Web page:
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Proselegy and Coda

By Gary Presley


She sits in a chair that rocks, reclines, and rotates. She sits still. She is my mother, dressed to meet the day, sweater surrounding shoulders, scarf a vibrant crown. She is bald, wavy dark blond burnt away. She is cold, too thin, joints visible, her chin and cheekbones prominent, sallow, all hints of once robust, even Rubenesque, figure cancer-consumed. Kill her cancer. Soon.

"I don't want to die, Gary," she says, from the border of a country I fear to explore. There is no map I can offer to help her find her way home, none to chart a tranquil journey.

"I know ... " but I beg pray for words to chase the fear from her eyes, fire blue eyes, flickering, hollowing, at her glimpse of the specter slinking.

A day. Another. A nurse. "She's gone," kindly said. Falling into the void, my father and I enter the house. I trail behind him to the bedroom. My mother is dead. Dead because the cancer-beast once more squandered something good. Dead because the cancer-demon moved to her brain. My mother waits for us cancer-dead on her marriage bed arms covered, eyes closed, face toward heaven. Beneath the cover she holds infinity in the palm of her hand.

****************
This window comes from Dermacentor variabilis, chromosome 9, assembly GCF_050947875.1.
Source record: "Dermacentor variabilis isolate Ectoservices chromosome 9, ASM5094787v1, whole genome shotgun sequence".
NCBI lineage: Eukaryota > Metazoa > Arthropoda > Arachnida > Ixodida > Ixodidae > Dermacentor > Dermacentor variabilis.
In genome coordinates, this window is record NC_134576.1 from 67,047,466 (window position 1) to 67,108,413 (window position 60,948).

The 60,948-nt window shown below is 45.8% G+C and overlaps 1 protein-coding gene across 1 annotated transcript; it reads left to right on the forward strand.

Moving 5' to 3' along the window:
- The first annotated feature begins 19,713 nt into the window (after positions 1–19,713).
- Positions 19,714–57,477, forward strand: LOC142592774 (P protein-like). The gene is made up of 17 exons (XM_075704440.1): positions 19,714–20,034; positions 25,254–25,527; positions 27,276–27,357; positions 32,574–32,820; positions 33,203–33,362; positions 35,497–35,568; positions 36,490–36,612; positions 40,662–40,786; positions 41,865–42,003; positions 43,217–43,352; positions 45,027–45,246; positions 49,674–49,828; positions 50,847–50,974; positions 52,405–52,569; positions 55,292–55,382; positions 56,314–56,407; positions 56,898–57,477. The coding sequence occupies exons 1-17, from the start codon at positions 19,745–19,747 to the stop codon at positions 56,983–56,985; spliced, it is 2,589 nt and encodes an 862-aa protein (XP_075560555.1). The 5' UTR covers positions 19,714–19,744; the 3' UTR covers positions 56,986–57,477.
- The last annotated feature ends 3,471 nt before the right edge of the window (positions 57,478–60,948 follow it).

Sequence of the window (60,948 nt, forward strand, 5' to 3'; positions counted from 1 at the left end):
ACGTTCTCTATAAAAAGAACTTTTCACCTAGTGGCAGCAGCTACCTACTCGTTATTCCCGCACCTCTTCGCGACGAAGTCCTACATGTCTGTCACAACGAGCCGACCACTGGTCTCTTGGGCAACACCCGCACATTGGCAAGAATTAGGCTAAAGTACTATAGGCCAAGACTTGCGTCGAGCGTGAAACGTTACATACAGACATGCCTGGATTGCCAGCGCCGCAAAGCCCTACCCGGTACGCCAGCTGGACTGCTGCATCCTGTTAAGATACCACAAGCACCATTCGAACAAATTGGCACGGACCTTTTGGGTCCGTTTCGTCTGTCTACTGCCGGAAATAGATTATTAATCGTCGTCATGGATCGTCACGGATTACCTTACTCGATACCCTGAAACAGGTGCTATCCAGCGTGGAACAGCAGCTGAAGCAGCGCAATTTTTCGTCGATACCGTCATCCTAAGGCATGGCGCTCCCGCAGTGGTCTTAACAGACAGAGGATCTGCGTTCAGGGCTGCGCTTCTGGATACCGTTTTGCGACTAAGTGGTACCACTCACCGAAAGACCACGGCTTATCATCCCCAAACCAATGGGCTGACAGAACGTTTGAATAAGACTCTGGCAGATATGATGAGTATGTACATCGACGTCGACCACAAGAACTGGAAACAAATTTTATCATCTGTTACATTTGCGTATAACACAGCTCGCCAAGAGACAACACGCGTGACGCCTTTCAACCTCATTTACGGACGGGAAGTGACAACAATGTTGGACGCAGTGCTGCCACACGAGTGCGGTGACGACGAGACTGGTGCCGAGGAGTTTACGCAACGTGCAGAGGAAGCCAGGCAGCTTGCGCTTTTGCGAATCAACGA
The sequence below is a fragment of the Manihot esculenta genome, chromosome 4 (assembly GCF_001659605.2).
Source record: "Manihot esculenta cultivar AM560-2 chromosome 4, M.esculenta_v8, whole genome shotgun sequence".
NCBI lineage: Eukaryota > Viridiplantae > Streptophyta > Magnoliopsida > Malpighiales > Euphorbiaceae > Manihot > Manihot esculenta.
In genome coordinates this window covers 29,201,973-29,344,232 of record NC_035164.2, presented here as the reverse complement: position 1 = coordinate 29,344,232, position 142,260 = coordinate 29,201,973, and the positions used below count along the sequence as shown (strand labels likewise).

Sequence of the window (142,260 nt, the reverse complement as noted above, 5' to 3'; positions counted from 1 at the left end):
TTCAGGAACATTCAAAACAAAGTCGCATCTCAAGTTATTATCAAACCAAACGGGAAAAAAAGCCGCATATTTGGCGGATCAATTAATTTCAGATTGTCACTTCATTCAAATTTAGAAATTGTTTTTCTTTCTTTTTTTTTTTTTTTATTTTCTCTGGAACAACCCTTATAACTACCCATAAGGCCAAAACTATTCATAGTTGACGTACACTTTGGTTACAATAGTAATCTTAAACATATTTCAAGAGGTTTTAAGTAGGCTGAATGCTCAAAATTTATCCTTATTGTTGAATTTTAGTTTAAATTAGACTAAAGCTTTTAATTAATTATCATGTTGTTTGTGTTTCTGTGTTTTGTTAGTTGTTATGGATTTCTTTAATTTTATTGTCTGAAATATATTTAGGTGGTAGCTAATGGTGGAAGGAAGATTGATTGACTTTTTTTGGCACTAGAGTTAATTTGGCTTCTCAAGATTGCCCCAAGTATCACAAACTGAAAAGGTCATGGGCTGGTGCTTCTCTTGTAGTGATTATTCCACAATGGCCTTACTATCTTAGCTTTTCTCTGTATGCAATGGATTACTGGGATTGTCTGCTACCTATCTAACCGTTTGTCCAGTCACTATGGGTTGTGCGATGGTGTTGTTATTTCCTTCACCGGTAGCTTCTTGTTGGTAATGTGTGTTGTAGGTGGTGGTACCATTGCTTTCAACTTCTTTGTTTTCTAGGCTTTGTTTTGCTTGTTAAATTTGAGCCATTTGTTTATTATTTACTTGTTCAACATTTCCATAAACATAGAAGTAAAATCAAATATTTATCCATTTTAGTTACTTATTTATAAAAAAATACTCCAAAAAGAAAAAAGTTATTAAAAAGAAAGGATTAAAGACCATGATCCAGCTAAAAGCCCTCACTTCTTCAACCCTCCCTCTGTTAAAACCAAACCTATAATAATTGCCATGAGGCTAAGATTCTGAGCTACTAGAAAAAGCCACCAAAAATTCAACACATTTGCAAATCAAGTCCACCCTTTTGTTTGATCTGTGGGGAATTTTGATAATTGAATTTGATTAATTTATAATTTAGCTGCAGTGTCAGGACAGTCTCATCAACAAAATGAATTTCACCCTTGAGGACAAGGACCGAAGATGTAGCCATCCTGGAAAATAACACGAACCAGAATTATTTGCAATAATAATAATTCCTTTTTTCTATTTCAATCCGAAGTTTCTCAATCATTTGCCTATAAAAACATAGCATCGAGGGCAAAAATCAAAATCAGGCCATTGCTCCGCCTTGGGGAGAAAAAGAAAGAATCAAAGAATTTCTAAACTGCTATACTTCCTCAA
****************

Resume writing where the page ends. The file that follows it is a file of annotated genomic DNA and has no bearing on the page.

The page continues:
I leave my father alone with her.

I have nothing to say. Not even "I know" when my father begins to cry.



My brother sits in an arm chair, his back to the north window. One day. Another. A third. Each day I watch the spare clouds lurking behind sparkling glass as I finesse my way once, twice, again, once more along the narrow space separating hospital beds from the wall. One bed is empty. Waiting. The other cradles my father, racing toward sunset.

One breath. Ragged. Flutter. Silence. Space. Another breath. Rattle. Jaw flap-heave.

Another day. Twenty-three before. Dry-burnt grass. Heat. My father, erect and bone-thin. Rock-hard. Cane-pinned to earth. Kneeling, above my mother's stone, white roses in hand. A "sentinel of the grave who counts us all."

Another breath calls me back from grave-memory. Broken. Jagged. Silence-space. Reaching further toward eternity each minute, hour, day.

Jon stands. "We best go." I nod.

Another breath. Flutters. Silence. Space. Words. Clear.

"This is the hardest part," my father says. Eyes closed. Legs move. Another step toward the precipice in the fading light.

"I know ... " I say. At last. Empty. Alone.

Gary Presley's essays have appeared in venues as diverse as, Notre Dame Magazine, and The Ozark Mountaineer. His memoir, Seven Wheelchairs: A Life beyond Polio, was published by the University of Iowa Press.


Gary Presley discusses the genesis of this essay on the Brevity Blog entry Pressure: Air


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photo by Dinty W. Moore